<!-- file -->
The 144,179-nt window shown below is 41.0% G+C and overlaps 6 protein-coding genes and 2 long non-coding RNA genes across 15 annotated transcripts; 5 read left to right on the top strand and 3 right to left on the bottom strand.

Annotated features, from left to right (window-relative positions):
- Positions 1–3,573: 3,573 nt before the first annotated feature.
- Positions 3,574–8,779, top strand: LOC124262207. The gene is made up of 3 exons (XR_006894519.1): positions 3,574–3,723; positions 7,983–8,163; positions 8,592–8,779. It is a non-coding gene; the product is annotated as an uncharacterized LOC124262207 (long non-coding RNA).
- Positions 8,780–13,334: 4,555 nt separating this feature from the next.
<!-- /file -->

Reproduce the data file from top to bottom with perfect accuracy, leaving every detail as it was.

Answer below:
The 144,179-nt window shown below is 41.0% G+C and overlaps 6 protein-coding genes and 2 long non-coding RNA genes across 15 annotated transcripts; 5 read left to right on the top strand and 3 right to left on the bottom strand.

Annotated features, from left to right (window-relative positions):
- Positions 1–3,573: 3,573 nt before the first annotated feature.
- Positions 3,574–8,779, top strand: LOC124262207. The gene is made up of 3 exons (XR_006894519.1): positions 3,574–3,723; positions 7,983–8,163; positions 8,592–8,779. It is a non-coding gene; the product is annotated as an uncharacterized LOC124262207 (long non-coding RNA).
- Positions 8,780–13,334: 4,555 nt separating this feature from the next.